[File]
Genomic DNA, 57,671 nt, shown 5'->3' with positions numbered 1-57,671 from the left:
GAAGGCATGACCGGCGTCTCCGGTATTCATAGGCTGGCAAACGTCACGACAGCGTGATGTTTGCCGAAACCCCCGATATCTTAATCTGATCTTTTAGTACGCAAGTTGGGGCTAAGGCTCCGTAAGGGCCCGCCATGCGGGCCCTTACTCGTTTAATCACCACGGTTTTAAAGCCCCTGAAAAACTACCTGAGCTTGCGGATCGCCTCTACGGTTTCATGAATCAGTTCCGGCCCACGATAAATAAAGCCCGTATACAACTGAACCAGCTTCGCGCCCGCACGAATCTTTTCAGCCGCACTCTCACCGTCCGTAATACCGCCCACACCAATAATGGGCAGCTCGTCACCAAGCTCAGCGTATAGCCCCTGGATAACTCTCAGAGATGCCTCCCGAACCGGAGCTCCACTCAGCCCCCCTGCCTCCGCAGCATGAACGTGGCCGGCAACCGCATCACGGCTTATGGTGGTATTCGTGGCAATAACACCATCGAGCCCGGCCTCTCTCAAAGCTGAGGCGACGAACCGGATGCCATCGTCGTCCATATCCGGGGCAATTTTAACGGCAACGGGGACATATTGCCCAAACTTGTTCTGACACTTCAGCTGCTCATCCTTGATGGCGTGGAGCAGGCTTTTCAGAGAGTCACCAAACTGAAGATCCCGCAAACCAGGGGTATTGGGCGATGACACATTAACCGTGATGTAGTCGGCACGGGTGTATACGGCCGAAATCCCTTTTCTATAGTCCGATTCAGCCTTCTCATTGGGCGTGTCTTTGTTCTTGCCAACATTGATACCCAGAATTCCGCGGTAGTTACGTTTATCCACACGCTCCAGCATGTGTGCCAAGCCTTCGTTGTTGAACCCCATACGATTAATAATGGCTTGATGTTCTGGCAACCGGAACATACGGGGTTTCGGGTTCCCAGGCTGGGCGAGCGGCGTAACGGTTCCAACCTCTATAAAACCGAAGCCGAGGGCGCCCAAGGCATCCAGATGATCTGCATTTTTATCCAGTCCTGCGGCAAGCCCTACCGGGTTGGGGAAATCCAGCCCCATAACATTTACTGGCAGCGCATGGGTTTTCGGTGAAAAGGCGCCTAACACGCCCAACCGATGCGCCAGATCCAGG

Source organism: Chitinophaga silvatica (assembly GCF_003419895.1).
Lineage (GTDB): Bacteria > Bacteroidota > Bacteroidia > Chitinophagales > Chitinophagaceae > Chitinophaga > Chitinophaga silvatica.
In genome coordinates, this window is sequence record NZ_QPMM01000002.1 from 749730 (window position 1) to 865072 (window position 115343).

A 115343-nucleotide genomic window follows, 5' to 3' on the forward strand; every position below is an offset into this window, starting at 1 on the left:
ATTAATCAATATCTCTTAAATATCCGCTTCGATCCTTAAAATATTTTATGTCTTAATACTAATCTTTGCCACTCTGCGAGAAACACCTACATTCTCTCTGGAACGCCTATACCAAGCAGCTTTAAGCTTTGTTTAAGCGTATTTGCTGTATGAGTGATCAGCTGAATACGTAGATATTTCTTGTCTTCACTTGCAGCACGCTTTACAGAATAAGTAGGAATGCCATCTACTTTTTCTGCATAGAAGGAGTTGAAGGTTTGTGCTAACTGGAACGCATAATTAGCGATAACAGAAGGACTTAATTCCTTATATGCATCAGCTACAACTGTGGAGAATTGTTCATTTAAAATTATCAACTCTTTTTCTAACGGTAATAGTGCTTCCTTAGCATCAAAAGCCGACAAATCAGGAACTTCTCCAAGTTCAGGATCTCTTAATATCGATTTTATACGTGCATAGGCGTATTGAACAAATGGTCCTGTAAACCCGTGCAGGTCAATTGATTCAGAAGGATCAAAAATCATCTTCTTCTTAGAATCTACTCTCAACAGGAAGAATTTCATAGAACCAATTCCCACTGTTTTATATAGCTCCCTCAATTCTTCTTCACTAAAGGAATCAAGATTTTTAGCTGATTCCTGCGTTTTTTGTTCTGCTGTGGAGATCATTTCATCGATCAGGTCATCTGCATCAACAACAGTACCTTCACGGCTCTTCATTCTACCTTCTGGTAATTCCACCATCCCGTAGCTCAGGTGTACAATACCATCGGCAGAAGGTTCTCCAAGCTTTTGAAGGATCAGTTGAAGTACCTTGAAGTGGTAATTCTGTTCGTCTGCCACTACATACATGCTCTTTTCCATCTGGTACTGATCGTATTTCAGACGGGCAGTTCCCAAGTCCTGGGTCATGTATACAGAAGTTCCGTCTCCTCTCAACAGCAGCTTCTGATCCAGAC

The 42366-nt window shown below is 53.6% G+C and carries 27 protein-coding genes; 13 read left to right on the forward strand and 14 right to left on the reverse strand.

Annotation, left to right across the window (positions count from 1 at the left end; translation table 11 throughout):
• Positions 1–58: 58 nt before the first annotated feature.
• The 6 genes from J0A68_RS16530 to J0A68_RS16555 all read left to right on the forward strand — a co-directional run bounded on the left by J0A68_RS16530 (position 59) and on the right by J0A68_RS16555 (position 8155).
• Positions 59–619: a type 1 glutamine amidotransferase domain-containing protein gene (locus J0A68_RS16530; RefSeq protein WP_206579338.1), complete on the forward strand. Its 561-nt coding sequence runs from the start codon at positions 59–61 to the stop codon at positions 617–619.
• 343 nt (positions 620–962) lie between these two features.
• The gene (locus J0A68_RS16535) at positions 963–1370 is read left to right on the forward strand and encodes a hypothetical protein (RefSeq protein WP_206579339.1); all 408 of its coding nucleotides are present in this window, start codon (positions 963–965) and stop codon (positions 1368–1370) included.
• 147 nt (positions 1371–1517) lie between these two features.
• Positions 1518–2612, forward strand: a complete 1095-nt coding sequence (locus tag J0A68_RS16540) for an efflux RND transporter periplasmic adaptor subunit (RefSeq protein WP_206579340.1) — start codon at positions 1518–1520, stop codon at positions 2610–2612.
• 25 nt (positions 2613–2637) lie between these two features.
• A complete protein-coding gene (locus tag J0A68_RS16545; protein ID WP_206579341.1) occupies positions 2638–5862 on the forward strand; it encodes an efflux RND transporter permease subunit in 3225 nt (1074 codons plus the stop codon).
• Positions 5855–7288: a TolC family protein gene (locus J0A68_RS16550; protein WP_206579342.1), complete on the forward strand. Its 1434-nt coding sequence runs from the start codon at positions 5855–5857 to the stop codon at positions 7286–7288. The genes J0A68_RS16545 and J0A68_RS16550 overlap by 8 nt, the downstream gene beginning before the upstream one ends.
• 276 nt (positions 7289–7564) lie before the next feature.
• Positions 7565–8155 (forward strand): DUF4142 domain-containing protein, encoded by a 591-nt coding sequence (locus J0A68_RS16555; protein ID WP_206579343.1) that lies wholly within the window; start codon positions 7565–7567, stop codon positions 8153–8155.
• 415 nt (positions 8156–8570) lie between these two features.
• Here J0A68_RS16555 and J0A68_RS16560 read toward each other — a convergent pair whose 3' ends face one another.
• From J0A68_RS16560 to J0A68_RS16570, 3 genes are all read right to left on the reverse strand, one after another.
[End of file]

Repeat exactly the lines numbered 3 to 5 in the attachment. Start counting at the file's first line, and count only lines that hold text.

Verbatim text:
Source organism: Chitinophaga silvatica (assembly GCF_003419895.1).
Lineage (GTDB): Bacteria > Bacteroidota > Bacteroidia > Chitinophagales > Chitinophagaceae > Chitinophaga > Chitinophaga silvatica.
In genome coordinates, this window is sequence record NZ_QPMM01000002.1 from 749730 (window position 1) to 865072 (window position 115343).